Women may fare better than men in assertive team leadership
Considerable research suggests that when women act assertively and self-promote in the workplace, they are commonly penalized by others.
But does that perception change when a woman stands up for others?
A new study by UF management professor Klodiana Lanaj offers detailed insights into these nuances, which can provide women an effective strategy in exhibiting leadership abilities without being penalized.
The study, “Leadership Over-Emergence in Self-Managing Teams: The Role of Gender and Countervailing Biases” found that when women engage in “agentic” or assertive behaviors in a team atmosphere, they are credited more for their leadership than men who carry out similar actions.
“When women’s assertive or take-charge initiatives are in the service of a team, they not only are accepted but make a greater impression than similar endeavors by men,” Lanaj said. “That may not be commensurate with the resentment we encounter from self-promotion, but it strikes me as significantly enhancing prospects for greater female organizational leadership.”
Why were women celebrated for their assertiveness in these situations? Lanaj offers that men are usually associated with these “agentic” behaviors so when women display them, they are more impactful.
The study followed 181 MBA students during the first year of their program. Students were divided into five-person teams—with at least one female student on each team—and completed three surveys. The first, conducted two months before the teams were assembled, gathered personal data and personality traits of the individuals. The second, conducted six weeks after team interaction, rated each member on three behaviors—task-related (ex. planning and organizing team tasks), boundary-spanning (ex. coordinating outside the team to acquire resources) and social (ex. ability to listen to thoughts and feelings of team members). The third survey, conducted four months after the second one, asked participants to rate each member’s leadership abilities.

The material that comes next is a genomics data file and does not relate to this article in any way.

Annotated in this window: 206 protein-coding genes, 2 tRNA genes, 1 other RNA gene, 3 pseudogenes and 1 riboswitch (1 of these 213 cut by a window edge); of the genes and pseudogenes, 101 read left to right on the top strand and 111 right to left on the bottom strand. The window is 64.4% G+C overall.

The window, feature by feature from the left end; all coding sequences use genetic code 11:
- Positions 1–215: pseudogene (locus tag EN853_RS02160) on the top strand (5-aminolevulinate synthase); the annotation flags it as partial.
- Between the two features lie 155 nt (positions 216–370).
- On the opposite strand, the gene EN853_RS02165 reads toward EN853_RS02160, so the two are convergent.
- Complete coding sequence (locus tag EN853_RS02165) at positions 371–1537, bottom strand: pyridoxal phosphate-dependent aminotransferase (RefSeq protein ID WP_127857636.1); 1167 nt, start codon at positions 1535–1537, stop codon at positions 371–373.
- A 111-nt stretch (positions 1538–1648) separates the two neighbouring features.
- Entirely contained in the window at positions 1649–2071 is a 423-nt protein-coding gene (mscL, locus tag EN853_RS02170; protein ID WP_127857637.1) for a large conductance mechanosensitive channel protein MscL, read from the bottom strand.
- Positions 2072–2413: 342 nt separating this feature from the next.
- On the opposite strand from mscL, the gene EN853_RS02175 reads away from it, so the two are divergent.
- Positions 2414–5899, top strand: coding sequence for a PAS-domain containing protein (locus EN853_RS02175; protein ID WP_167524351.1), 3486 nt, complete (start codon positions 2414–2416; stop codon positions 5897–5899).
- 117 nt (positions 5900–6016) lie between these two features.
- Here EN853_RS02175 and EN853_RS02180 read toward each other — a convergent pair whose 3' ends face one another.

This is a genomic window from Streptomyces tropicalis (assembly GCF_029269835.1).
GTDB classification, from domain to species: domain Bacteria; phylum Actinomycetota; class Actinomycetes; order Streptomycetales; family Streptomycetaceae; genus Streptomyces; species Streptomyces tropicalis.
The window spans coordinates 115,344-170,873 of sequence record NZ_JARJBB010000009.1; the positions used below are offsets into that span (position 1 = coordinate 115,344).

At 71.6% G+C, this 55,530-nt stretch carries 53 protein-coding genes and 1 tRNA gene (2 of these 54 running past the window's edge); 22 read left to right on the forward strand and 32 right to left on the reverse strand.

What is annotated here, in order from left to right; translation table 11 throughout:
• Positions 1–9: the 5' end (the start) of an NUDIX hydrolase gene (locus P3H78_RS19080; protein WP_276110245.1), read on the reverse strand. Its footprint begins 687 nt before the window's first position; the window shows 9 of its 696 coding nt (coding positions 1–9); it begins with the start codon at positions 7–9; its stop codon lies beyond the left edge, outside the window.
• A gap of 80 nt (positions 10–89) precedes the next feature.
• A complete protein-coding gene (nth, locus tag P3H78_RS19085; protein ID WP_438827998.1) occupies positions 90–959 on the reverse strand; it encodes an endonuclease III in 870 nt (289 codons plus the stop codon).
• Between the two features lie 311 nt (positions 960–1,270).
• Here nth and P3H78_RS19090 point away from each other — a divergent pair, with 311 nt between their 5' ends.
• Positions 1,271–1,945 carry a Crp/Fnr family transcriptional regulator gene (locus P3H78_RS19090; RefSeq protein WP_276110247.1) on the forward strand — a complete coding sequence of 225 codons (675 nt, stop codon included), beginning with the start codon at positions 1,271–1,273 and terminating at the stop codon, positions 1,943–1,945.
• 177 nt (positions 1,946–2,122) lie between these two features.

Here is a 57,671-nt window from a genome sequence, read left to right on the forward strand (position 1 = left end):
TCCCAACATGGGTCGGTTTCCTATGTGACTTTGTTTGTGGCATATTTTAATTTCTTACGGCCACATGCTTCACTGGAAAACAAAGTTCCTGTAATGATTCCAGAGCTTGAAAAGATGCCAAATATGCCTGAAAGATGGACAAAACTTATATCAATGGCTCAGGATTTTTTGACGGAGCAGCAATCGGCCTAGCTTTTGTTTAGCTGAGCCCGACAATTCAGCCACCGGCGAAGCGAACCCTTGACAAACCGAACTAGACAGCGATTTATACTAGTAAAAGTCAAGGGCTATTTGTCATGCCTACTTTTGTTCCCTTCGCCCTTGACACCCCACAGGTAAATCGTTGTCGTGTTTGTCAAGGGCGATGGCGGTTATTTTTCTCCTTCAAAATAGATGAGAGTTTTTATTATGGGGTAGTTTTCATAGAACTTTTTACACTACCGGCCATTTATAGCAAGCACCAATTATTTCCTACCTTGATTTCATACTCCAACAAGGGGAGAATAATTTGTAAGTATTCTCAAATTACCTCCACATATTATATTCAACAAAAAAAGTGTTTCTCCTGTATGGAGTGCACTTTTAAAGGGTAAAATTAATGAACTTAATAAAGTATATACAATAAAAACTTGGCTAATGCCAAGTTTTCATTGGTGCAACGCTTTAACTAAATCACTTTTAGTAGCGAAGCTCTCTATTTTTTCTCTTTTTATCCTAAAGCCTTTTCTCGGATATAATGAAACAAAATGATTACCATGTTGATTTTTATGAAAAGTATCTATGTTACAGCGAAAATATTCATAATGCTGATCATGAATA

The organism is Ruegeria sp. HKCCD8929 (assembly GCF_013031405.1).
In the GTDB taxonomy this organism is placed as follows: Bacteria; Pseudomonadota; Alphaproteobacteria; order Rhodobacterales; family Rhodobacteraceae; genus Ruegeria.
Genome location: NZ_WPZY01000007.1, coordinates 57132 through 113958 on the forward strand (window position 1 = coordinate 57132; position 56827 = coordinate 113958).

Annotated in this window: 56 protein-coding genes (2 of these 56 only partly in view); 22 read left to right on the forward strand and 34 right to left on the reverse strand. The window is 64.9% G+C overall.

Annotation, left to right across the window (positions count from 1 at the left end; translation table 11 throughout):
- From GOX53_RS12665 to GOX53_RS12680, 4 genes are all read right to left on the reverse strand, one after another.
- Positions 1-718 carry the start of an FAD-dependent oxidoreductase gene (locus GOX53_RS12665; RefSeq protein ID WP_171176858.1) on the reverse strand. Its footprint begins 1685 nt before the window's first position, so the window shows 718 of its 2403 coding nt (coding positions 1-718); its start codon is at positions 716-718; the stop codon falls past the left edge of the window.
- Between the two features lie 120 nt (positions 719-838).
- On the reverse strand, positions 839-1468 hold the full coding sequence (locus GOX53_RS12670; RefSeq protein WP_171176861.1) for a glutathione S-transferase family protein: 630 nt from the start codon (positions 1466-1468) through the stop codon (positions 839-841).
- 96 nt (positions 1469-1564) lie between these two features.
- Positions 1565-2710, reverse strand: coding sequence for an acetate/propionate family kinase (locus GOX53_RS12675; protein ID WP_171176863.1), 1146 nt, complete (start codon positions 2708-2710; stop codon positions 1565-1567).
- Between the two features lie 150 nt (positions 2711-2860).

The study’s findings seem to support the assertion of Facebook Chief Operating Officer Sheryl Sandberg, who wrote in her book, “Lean In,” that women “hold ourselves back in ways both big and small by lacking self-confidence, by not raising our hands, and by pulling back when we should be leaning in."
Said Lanaj: “Given the considerable research that finds women are penalized more than men for asserting themselves, it seems fairly clear that we are disadvantaged in that way, particularly when self-assertion is on behalf of our individual self-interest. What our study adds to the mix is the insight that, when women’s assertive or take-charge initiatives are in the service of a team, they are not only accepted but make a greater impression than similar endeavors by men. That may not be commensurate with the resentment we encounter from self-promotion, but it strikes me as a significantly enhancing prospects for greater female organizational leadership.”
However, Lanaj warns that women simply displaying more “agentic” behavior will not erase the existing gender bias. A fundamental shift in how effective leadership is judged—both agentic and social—is necessary for true change.
The study appears in the October/November issue of the Academy of Management Journal.